Patrick Leahy will run for re-election in 2010, the U.S. Sen. announced in a video to supporters Wednesday.
In the e-mail and video message Leahy said he will run to continue his work in the Senate – and asks for financial help.
"The last U.S. Senate race in Vermont cost more than $12 million dollars," according to the message. That was the contest between Vermont's other current U.S. Sen. Bernard Sanders, and Richard Tarrant.
"June 30th is the first major fundraising deadline of the 2010 campaign. I need your help to post strong results and show our right-wing opponents that we're getting ready for anything they throw our way," Leahy told his supporters.
– Louis Porter
Gov. James Douglas weighed in today on the odd vacation taken by South Carolina Gov. Mark Sanford. As you probably know, Sanford left his office last week and went off … somewhere? His press office now says he's hiking the Appalachian Trail.
Douglas – who knows Sanford via the National Governor's Association – said the trip is "curious, to say the lest." But he said he gives the governor the "benefit of the doubt."
He then reminded the press corps. of the time that Howard Dean, while governor, got lost on the Long Trail.
FOX News' Glenn Beck makes the shaky transition this week from the Iranian elections to … Vermont's secession movement?
The transcript of his interview with Thomas Naylor can be read here.
Here's what Naylor had to say about the movement under an Obama administration:
Well, I think that, essentially, the system is coming unglued at the seams. What I suggested that — I mean, basically secession is an act of our rebellion driven by anger and fear. People were more angry at George W. Bush, but now, under Obama with the economic meltdown, there's genuine fear.
And so, I think the moment — secession has been getting more attention in the last few weeks at any time since 1865.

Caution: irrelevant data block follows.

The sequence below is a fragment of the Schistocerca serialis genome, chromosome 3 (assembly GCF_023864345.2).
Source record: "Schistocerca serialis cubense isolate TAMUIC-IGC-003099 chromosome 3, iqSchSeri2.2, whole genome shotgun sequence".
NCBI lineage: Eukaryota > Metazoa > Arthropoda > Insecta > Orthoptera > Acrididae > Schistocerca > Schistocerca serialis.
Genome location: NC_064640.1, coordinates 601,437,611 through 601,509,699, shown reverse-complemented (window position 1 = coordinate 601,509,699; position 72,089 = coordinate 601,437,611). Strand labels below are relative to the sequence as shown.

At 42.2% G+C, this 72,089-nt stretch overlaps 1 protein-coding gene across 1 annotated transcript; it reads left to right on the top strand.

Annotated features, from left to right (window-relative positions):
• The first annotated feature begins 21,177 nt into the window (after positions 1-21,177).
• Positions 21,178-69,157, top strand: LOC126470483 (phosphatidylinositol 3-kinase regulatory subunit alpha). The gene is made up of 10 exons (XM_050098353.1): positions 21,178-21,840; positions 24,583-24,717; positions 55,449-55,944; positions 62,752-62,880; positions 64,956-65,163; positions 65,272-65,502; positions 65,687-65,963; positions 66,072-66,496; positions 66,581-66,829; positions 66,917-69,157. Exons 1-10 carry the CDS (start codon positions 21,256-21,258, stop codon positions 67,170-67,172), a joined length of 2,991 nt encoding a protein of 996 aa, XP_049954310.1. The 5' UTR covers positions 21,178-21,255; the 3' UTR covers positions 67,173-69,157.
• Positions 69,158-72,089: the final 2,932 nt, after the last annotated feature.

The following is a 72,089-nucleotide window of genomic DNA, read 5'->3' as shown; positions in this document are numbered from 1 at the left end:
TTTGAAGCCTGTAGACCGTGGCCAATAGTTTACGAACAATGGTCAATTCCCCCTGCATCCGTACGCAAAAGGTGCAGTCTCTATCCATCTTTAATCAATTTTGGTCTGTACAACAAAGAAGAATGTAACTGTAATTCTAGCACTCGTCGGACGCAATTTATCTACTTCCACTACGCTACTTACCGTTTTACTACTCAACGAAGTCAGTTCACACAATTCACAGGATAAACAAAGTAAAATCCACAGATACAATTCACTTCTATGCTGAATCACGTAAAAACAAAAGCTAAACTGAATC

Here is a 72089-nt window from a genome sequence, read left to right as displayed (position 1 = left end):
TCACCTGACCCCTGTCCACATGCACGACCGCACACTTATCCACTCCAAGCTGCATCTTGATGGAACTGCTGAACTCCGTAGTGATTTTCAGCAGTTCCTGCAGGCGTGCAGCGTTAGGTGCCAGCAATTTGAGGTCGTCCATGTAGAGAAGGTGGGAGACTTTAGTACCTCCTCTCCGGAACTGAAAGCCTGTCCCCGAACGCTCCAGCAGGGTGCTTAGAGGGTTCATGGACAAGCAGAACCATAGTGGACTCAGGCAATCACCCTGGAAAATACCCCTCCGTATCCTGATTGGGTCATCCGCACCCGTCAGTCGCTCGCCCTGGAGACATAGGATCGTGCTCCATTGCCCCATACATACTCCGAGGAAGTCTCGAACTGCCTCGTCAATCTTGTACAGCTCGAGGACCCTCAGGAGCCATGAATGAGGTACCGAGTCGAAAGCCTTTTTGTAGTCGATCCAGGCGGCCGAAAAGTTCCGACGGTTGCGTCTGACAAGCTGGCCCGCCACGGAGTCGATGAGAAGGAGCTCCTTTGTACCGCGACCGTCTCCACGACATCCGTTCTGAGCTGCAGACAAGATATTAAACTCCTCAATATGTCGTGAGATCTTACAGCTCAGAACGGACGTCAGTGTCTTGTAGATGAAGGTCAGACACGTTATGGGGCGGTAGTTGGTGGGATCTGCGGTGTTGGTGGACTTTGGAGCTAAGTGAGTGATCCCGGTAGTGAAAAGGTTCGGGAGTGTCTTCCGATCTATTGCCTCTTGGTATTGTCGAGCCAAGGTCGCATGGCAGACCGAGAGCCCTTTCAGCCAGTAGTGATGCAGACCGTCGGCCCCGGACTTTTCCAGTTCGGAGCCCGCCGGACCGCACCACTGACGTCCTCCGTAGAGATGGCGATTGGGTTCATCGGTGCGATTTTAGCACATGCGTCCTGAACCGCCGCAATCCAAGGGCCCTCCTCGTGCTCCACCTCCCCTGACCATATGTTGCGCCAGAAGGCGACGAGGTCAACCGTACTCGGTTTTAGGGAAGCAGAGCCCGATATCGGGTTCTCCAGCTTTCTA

– Dan Barlow
There's a revolution going on in Iran, aside from the protests. I spent much of the early morning watching the news via Twitter – which is incomplete and sometimes frustratingly vague, but nonetheless exciting. The Twitterers are sidestepping the usual power structures and centralized control of information. Watching the tag : #iranelection brings 200-400 updates a minute, too much to process, and many of them are duplicates. Many of them refer to the BBC web site, Al Jazeera, Reuters, people still depend on trusted news sources. They also need, to some degree, a filter.
At the same time, the people in Iran – despite their reports that the government is shutting down telecommunications – are doing work that is impossible or very difficult for a journalist to do: Western journalists are in lockdown.
How does this relate to Vermont? In our industry, the landscape is changing so fast it's difficult to keep up, and predictions on the future of newspapers/news are hard to trust. We're seeing a revolution in the way information is communicated – from the hourglass shape of the traditional newspaper to the full on multi-connective social networking model. Few people predicted the fall of the Berlin Wall – a landmark event of my childhood. What will I be telling my children about this moment in 20 years' time?